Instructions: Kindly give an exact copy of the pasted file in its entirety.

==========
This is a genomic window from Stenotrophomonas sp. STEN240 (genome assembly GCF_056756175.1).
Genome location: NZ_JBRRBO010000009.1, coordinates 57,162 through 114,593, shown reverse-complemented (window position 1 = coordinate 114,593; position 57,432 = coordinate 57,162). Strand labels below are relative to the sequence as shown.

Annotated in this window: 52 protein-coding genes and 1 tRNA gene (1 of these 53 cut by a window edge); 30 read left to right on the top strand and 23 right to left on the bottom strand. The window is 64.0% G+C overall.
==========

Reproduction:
This is a genomic window from Stenotrophomonas sp. STEN240 (genome assembly GCF_056756175.1).
Genome location: NZ_JBRRBO010000009.1, coordinates 57,162 through 114,593, shown reverse-complemented (window position 1 = coordinate 114,593; position 57,432 = coordinate 57,162). Strand labels below are relative to the sequence as shown.

Annotated in this window: 52 protein-coding genes and 1 tRNA gene (1 of these 53 cut by a window edge); 30 read left to right on the top strand and 23 right to left on the bottom strand. The window is 64.0% G+C overall.